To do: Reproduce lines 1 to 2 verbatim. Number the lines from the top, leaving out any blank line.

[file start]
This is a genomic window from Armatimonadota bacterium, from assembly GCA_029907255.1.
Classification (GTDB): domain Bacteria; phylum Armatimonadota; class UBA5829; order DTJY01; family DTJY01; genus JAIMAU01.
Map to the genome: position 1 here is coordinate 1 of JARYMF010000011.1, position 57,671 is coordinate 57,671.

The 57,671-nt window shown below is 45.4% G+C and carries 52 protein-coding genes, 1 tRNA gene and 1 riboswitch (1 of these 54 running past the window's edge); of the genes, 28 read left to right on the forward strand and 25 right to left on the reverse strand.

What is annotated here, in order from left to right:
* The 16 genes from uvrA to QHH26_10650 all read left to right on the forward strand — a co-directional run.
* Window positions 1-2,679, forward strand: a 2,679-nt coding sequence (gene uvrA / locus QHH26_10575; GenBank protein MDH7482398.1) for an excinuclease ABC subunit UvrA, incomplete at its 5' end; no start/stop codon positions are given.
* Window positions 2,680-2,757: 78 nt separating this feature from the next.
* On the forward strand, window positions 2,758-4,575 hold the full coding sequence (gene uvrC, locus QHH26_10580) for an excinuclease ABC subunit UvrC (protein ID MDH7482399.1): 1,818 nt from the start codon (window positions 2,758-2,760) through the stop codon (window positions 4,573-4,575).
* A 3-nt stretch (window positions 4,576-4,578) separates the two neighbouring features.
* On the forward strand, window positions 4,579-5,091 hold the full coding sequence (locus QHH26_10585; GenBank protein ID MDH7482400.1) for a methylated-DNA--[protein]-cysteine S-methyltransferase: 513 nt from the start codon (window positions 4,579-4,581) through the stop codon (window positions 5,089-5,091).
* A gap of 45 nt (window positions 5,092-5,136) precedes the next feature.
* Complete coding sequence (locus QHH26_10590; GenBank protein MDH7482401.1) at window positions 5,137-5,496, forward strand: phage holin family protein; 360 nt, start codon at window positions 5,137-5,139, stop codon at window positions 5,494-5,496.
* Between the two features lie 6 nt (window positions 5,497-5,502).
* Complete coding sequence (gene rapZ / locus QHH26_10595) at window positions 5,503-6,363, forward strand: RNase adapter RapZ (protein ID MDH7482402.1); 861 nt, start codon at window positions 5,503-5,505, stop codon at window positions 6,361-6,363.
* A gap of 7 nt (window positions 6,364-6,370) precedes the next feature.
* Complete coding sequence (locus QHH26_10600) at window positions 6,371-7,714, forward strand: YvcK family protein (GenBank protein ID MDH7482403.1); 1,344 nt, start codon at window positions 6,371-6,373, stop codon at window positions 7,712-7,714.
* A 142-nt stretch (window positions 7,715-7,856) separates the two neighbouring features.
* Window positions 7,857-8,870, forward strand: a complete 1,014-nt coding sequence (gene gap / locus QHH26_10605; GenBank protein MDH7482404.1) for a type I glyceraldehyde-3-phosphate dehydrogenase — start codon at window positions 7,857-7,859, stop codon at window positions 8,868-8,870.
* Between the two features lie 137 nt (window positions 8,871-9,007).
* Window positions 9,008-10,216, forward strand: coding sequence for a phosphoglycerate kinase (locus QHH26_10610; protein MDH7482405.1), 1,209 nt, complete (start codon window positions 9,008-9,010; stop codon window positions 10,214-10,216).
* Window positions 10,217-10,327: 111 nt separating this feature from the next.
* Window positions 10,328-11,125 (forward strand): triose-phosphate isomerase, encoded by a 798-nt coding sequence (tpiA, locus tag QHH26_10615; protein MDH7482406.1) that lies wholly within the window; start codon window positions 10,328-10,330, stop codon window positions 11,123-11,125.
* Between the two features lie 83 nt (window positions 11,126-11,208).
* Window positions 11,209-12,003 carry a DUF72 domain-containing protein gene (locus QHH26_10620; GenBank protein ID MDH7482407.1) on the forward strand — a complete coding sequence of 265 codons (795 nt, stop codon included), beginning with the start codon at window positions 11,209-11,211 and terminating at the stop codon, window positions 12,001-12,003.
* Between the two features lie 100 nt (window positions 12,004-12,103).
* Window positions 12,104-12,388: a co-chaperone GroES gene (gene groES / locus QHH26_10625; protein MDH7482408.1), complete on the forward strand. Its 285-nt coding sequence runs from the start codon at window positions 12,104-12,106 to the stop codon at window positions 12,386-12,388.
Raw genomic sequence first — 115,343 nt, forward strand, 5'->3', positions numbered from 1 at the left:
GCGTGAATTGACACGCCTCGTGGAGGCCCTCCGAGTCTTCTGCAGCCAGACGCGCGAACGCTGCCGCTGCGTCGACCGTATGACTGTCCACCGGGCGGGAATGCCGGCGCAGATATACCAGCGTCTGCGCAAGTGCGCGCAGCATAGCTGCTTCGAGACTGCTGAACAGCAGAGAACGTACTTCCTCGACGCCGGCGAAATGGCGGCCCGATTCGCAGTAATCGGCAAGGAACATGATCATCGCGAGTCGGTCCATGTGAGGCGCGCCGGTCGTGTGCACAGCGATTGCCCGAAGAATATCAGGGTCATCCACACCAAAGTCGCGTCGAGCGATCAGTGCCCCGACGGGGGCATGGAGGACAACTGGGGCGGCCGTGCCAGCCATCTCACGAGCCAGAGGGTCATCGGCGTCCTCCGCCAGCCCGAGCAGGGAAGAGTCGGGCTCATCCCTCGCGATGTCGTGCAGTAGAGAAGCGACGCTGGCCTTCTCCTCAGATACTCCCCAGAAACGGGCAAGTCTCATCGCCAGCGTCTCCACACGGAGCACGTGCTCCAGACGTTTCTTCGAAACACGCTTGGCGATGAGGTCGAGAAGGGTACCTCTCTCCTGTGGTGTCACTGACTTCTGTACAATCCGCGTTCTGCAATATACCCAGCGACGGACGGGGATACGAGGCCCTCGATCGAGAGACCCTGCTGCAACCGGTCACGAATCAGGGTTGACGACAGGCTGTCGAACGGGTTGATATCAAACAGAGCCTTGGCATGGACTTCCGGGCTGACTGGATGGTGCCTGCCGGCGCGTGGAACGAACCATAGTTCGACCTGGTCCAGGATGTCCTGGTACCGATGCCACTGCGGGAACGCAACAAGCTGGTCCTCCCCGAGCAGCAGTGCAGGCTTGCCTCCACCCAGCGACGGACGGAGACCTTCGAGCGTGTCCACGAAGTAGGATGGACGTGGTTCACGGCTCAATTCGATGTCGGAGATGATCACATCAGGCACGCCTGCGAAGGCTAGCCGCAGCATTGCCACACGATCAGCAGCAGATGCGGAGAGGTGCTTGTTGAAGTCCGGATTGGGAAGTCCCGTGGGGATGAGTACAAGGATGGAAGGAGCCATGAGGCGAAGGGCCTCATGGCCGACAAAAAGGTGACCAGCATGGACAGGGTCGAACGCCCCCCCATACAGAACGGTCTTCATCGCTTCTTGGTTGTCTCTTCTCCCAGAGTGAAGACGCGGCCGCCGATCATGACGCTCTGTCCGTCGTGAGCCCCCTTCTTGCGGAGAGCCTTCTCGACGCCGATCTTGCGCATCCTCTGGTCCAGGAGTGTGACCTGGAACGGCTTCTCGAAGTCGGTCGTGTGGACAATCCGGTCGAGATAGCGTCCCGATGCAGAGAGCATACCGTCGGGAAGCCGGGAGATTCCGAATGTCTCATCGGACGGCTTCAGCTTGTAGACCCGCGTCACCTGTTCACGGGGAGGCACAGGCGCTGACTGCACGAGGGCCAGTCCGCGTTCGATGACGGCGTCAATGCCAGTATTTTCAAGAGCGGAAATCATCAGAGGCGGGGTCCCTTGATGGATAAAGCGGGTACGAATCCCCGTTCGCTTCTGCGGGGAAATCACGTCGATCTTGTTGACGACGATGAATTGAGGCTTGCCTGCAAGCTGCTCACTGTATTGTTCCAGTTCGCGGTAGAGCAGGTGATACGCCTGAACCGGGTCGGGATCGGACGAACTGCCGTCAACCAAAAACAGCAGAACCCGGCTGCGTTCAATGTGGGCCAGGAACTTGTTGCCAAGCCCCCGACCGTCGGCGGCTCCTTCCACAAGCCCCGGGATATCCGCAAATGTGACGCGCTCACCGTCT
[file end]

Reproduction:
This is a genomic window from Armatimonadota bacterium, from assembly GCA_029907255.1.
Classification (GTDB): domain Bacteria; phylum Armatimonadota; class UBA5829; order DTJY01; family DTJY01; genus JAIMAU01.